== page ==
KingsRoad Review for PC

KingsRoad Review for PC

Take The King’s Road

The free-to-play action RPGs are coming! Marvel Heroes is in closed beta ( read CheatCC’s preview here ), and now KingsRoad is live on Facebook.

KingsRoad doesn’t push the boundaries of the genre quite as far as Marvel Heroes does, but it is the perfect Facebook game for a Diablo or Torchlight fan. It basically takes all the standard features of the format and distills them into a series of very brief levels. If your boss won’t look at your computer screen for ten to fifteen minutes, you can slay some bad guys, defeat a massive monster, and be back to making cover sheets for your TPS reports before anyone’s the wiser. If you close the tab, the game will pick up where you left off when you return. And you can play co-op with up to two friends or random strangers.

KingsRoad Screenshot

Gameplay in KingsRoad always starts at a small hub level, which is home to the various people you rescue in the levels—they include a cook, a blacksmith, and pretty much all the other standard RPG vendors. When you’re ready to play, you talk to Emil, the cartographer, who’ll let you select a destination level on the map. The basic story is that your king has been killed and monsters rule the land. You need to take your territory back. And rescue a princess, of course.

If you’ve played an action RPG before, you know what happens next: a whole lot of clicking, a whole lot of loot, and a whole lot of getting out of the way when a huge ogre winds up for an attack. Depending on your class (so far you can choose knight, wizard, or archer), you’ll be stabbing, casting, or shooting your way through tons of enemies, each of which will inexplicably explode into a fountain of blood and treasure. You can pick up gold by placing your cursor over it, but you need to click on other items. As you acquire new weapons, armor, and perk-bestowing baubles, you’ll equip the best ones to your character and sell or craft with the rest. Amazingly, despite its social media framework, KingsRoad is every bit as addictive as the best games in this genre.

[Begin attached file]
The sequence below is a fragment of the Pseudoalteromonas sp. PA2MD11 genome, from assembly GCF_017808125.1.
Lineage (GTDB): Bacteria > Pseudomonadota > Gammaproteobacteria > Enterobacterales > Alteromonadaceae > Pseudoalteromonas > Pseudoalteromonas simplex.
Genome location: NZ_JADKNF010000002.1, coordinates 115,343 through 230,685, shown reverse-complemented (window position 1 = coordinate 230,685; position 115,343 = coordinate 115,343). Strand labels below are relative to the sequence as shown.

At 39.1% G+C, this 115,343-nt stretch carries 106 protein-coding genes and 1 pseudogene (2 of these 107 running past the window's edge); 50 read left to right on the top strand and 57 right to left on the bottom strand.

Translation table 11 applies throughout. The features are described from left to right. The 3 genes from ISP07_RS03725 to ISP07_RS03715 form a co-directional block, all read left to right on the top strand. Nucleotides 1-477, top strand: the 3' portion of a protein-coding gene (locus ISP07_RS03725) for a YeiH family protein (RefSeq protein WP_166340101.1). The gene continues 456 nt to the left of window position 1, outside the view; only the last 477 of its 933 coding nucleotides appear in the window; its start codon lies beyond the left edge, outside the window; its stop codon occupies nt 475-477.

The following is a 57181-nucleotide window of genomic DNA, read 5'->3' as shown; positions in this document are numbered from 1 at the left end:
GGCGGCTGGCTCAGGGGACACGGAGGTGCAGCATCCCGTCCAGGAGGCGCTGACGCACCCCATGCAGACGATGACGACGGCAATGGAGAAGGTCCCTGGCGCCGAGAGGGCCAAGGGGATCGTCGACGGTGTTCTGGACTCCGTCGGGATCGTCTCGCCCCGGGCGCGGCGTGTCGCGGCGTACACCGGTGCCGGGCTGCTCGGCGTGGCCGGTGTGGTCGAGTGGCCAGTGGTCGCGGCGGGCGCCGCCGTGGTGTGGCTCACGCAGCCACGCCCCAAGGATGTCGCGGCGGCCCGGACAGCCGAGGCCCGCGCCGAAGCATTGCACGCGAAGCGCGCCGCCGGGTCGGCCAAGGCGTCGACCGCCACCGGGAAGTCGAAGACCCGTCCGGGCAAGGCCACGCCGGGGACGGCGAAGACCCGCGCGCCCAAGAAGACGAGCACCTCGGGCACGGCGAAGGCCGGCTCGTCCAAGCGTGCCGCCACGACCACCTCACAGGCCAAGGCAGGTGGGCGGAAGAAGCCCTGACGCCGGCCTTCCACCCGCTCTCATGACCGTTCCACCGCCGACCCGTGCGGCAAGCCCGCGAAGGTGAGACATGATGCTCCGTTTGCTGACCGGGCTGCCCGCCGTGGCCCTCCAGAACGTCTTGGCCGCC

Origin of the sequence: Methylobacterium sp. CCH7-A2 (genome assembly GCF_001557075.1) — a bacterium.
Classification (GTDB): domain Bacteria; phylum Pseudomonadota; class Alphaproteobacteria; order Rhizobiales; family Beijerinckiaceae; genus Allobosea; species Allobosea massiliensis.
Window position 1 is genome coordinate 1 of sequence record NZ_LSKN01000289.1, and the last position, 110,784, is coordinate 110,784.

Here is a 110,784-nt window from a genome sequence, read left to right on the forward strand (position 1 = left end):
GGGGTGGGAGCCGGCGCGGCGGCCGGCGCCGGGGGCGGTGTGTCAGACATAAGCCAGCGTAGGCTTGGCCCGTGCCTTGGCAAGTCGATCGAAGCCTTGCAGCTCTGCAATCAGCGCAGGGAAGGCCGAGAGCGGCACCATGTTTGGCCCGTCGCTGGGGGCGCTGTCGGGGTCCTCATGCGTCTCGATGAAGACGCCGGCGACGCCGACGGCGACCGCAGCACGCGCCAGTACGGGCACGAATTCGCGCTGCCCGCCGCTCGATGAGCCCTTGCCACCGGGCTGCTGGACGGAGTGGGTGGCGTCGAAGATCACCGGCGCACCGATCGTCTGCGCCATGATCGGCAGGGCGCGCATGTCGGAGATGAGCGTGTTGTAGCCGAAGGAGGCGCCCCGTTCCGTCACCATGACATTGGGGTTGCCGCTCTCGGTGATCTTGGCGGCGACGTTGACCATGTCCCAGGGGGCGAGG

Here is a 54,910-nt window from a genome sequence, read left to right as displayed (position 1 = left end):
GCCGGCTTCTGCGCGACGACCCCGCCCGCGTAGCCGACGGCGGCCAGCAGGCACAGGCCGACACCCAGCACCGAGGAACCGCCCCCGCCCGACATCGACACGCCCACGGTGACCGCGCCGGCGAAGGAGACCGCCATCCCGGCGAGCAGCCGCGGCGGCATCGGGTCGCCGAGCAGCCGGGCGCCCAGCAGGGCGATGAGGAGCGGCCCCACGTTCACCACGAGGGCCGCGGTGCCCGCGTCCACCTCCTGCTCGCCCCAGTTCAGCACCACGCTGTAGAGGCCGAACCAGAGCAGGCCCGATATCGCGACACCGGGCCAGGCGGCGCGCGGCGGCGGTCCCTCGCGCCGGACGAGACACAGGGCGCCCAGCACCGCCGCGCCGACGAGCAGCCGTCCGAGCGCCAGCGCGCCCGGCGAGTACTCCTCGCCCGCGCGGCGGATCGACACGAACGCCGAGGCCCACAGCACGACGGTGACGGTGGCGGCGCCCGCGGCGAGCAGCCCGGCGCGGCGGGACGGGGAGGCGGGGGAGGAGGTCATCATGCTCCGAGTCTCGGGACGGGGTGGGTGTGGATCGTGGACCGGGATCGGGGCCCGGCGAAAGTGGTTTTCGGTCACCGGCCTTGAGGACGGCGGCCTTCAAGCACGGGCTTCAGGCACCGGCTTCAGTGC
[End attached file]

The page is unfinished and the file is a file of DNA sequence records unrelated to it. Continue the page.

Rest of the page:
KingsRoad Screenshot

The upgrade system is also impressive. You earn a skill point each time you level up, and you can use these points to learn new abilities and upgrade the ones you already have. In your first playthrough you won’t earn nearly enough points to do everything you want, so it’s always a tough decision when you gain a level. With my knight, I opted for a very high chance of parrying attacks and learned a few other skills at low levels. If you end up with a character you hate, a respec is just a modest fee away.

I’m a little less impressed with the crafting and trading systems. To craft, you have to bring the required ingredients to a vendor, pay a crafting fee, and then wait an inordinate amount of time. I found that the blacksmith couldn’t process items as fast as I brought them in (for example, it takes two hours to turn six “fine” items into a single random “superior” item), and more often than not I just ended up selling the result anyway. If you want to craft better items, you need to pay a huge fee and wait a day to upgrade the forge.

Equally frustrating, I once accidentally sold a sword I had won as a mission reward and quickly discovered that there’s no way to repurchase things you’ve sold. There’s an “are you sure?” message when you try to sell the game’s best loot, but you need to be careful with the lower-quality items you depend on at the beginning. I burned a lot of health food trying to power through several levels with an underpowered sword.

Cooking is a much smoother process—as in most other action-RPGs, you should have no trouble in KingsRoad keeping a huge stock of health items. And if you don’t want to mess with that, there’s a merchant who sells health items that are a little less effective.